One of the most startling developments in recent US politics is how quickly support for marijuana legalization grew in just a few years. Ten years ago, 36 percent of Americans supported legalizing pot. Today that number is at 58 percent, according to Gallup.
The result: Since the beginning of 2012, we've gone from no states legally allowing the recreational use of marijuana to four states and Washington, DC, doing so, thanks to voter-supported ballot initiatives. And 2016 could open the floodgates: At least five more states, including California, will likely have marijuana legalization initiatives on their ballots, potentially making it so tens of millions of Americans will live in a state where pot is legal.
How did the marijuana legalization movement take off so quickly?
There are many factors, but one of them is undoubtedly the internet.
For the past century, most of the information Americans received about drugs came from the government, anti-drug groups, and media — but these reports were often very sensationalist, based on the claims of law enforcement and government officials who have a vested interest in continuing the war on drugs. The internet helped break this monopoly on information about drugs, including pot — not only helping Americans develop more nuanced perspectives about drugs and their effects, but also opening people to the idea that maybe some of these drugs aren't so bad, so they should be legally allowed.
"For decades, most Americans were only able to get information about the effects of marijuana itself, and the policies prohibiting it, from the government or from mainstream media outlets who tended to source their stories mostly from the government," said Tom Angell, head of the pro-legalization Marijuana Majority. "But as more Americans got online, they could access alternative perspectives from a growing number of websites and organizations dedicated to providing a more realistic picture."
Anti-drug rhetoric has been out of control for more than a century
Reefer madness: It's now a phrase that's widely mocked in discussions about marijuana — something so absurd that just saying it can elicit laughs.
But back when the term was first used, it was not a joke. It was a serious phrase used to describe what anti-drug groups — and the federal government — saw as a threat: that marijuana would cause people to act wildly, and even commit violent and sexual crimes.
To be clear, marijuana has not been linked in any way to violence. (That honor belongs to alcohol.) Nonetheless, in the 1930s, during the early days of marijuana's mainstream entry to the US, this exotic plant was feared, as demonstrated by the 1938 movie Tell Your Children, also known as Reefer Madness.
This was not the first or last time that America would use sensationalism in its war on drugs. Instead, unhinged anti-drug rhetoric has been standard for more than a century — going back to the country's first major anti-drug laws, the Harrison Narcotics Tax Act of 1914 and the Marijuana Tax Act of 1937.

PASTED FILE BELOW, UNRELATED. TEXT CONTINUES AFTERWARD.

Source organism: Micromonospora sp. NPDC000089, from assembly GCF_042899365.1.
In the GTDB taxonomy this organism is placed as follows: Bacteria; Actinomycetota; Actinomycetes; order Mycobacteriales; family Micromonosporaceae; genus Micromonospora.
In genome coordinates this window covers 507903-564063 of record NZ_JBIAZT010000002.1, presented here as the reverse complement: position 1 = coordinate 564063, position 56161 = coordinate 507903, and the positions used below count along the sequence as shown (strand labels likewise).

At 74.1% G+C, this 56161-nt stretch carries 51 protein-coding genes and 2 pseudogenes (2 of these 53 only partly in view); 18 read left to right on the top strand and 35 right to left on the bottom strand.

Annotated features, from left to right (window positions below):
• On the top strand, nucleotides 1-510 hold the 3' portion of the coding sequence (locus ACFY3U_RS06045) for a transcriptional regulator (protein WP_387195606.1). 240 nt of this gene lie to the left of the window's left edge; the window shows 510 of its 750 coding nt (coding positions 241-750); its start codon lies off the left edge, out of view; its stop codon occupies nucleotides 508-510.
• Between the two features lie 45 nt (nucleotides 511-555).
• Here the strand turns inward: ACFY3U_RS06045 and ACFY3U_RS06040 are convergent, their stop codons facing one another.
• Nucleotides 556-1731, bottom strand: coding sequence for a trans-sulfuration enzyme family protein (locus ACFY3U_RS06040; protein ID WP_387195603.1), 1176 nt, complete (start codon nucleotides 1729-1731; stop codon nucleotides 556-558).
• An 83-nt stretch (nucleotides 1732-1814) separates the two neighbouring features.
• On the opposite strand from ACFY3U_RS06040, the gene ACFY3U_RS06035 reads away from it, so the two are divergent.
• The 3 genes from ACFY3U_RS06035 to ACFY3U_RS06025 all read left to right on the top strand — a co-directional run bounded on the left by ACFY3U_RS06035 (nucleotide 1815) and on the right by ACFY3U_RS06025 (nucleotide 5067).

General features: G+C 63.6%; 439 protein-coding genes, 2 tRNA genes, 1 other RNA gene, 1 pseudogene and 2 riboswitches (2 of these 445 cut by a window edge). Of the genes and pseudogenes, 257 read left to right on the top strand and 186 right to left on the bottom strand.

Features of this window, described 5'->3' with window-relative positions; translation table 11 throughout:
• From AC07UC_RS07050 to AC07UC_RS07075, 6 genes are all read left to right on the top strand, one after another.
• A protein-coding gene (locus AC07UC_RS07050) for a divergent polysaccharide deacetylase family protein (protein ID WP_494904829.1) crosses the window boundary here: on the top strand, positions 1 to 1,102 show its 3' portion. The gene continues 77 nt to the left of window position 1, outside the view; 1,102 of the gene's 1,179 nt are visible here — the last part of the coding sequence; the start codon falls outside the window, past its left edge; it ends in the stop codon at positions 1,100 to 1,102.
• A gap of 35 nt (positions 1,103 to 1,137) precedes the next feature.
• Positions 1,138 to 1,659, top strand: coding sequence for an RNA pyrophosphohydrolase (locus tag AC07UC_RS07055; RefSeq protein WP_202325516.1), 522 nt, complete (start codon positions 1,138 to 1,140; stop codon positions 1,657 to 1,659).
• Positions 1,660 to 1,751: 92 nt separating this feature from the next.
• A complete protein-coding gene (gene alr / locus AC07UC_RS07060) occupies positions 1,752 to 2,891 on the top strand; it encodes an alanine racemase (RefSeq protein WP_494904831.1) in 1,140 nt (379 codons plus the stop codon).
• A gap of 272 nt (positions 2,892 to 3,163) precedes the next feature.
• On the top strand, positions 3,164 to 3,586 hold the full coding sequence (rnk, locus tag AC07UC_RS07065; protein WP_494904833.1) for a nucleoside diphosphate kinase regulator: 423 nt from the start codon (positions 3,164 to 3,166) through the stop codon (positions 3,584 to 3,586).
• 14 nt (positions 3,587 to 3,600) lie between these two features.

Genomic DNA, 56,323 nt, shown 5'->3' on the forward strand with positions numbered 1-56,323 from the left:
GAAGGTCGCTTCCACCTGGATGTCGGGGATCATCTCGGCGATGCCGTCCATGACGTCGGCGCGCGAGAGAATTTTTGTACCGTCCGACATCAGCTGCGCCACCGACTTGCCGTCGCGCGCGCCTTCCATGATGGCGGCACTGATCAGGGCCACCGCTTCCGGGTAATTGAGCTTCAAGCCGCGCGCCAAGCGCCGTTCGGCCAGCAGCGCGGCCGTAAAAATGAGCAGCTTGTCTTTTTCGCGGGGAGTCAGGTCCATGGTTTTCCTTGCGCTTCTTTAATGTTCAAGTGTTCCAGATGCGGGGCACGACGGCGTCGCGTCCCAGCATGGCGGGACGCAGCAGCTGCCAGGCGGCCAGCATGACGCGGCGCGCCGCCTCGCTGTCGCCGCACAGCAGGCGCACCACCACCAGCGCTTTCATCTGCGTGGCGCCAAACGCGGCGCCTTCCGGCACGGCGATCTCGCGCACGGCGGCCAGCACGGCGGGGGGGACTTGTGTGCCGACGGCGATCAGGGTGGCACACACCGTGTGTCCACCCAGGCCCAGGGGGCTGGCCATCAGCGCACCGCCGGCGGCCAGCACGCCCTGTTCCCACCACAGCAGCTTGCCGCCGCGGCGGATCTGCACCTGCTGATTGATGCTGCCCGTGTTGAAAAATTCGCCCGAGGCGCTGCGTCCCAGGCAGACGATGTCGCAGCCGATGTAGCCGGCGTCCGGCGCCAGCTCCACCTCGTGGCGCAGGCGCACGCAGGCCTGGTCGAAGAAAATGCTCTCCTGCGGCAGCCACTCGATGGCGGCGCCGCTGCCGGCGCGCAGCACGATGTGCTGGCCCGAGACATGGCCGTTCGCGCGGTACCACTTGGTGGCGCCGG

Harry Anslinger, the first head of the Federal Bureau of Narcotics, predecessor to the Drug Enforcement Administration, built support for anti-marijuana laws in the 1930s in part by blaming a Florida ax murder on the drug:
An entire family was murdered by a youthful addict in Florida. When officers arrived at the home, they found the youth staggering about in a human slaughterhouse. With an axe he had killed his father, mother, two brothers, and a sister. He seemed to be in a daze… He had no recollection of having committed the multiple crimes. The officers knew him ordinarily as a sane, rather quiet young man; now he was pitifully crazed. They sought the reason. The boy said that he had been in the habit of smoking something which youthful friends called 'muggles,' a childish name for marijuana.
Since the federal government launched its modern war on drugs in 1971, this kind of rhetoric has been a recurring theme in the government's anti-drug efforts. The 1980s, boosted by Nancy Reagan's "Just Say No" campaign, were filled with hyperbolic anti-drug ads — including an infamous ad that suggested a person's brain would be scrambled after any drug use, and one that compared drug abuse to literal slavery.
In the past few decades, much of this rhetoric culminated in anti-drug campaigns for schoolchildren. The anti-drug program DARE, for instance, claimed in now-deleted "fact sheets" that marijuana has no medical value, weakens the immune system, and causes insanity and lung disease — claims that are false or, at the very least, widely disputed by the research on pot.
Sometimes the anti-drug messaging even took a racist turn. In 1914, the New York Times ran an article that claimed "Negro cocaine 'fiends' are a new southern menace," suggesting that cocaine made black people violent and impervious to bullets. Drug expert Carl Hart explained in a piece for the Nation that this type of racist rhetoric was actually standard in the drug war: Time and time again, the effects of drug use were exaggerated to suggest these substances would turn black, Hispanic, and Asian men into dangerous maniacs, typically in order to attack a helpless woman.